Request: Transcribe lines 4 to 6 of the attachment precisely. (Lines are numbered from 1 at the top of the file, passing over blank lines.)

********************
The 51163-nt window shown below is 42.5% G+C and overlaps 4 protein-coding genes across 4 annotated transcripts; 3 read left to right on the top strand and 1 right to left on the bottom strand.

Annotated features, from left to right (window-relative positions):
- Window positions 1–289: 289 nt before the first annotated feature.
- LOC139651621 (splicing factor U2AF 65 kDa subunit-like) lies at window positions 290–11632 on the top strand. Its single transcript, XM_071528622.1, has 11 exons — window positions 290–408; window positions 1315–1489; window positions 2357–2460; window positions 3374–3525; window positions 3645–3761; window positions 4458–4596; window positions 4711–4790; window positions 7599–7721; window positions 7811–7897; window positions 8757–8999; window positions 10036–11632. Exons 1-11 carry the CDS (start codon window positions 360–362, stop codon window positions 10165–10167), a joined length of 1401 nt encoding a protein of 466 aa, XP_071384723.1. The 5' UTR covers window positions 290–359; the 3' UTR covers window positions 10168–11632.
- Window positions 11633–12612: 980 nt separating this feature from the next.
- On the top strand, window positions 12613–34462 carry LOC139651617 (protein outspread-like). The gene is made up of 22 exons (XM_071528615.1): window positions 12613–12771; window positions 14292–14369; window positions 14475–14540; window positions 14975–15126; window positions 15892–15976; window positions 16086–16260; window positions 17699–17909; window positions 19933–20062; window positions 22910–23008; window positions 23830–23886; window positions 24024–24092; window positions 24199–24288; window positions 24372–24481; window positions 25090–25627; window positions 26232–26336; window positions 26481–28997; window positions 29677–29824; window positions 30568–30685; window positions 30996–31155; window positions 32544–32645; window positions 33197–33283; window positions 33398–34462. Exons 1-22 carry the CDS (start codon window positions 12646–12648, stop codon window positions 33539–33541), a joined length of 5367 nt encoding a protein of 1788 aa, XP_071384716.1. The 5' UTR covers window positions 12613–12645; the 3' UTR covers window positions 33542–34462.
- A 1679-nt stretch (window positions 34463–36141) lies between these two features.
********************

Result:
- LOC139651621 (splicing factor U2AF 65 kDa subunit-like) lies at window positions 290–11632 on the top strand. Its single transcript, XM_071528622.1, has 11 exons — window positions 290–408; window positions 1315–1489; window positions 2357–2460; window positions 3374–3525; window positions 3645–3761; window positions 4458–4596; window positions 4711–4790; window positions 7599–7721; window positions 7811–7897; window positions 8757–8999; window positions 10036–11632. Exons 1-11 carry the CDS (start codon window positions 360–362, stop codon window positions 10165–10167), a joined length of 1401 nt encoding a protein of 466 aa, XP_071384723.1. The 5' UTR covers window positions 290–359; the 3' UTR covers window positions 10168–11632.
- Window positions 11633–12612: 980 nt separating this feature from the next.
- On the top strand, window positions 12613–34462 carry LOC139651617 (protein outspread-like). The gene is made up of 22 exons (XM_071528615.1): window positions 12613–12771; window positions 14292–14369; window positions 14475–14540; window positions 14975–15126; window positions 15892–15976; window positions 16086–16260; window positions 17699–17909; window positions 19933–20062; window positions 22910–23008; window positions 23830–23886; window positions 24024–24092; window positions 24199–24288; window positions 24372–24481; window positions 25090–25627; window positions 26232–26336; window positions 26481–28997; window positions 29677–29824; window positions 30568–30685; window positions 30996–31155; window positions 32544–32645; window positions 33197–33283; window positions 33398–34462. Exons 1-22 carry the CDS (start codon window positions 12646–12648, stop codon window positions 33539–33541), a joined length of 5367 nt encoding a protein of 1788 aa, XP_071384716.1. The 5' UTR covers window positions 12613–12645; the 3' UTR covers window positions 33542–34462.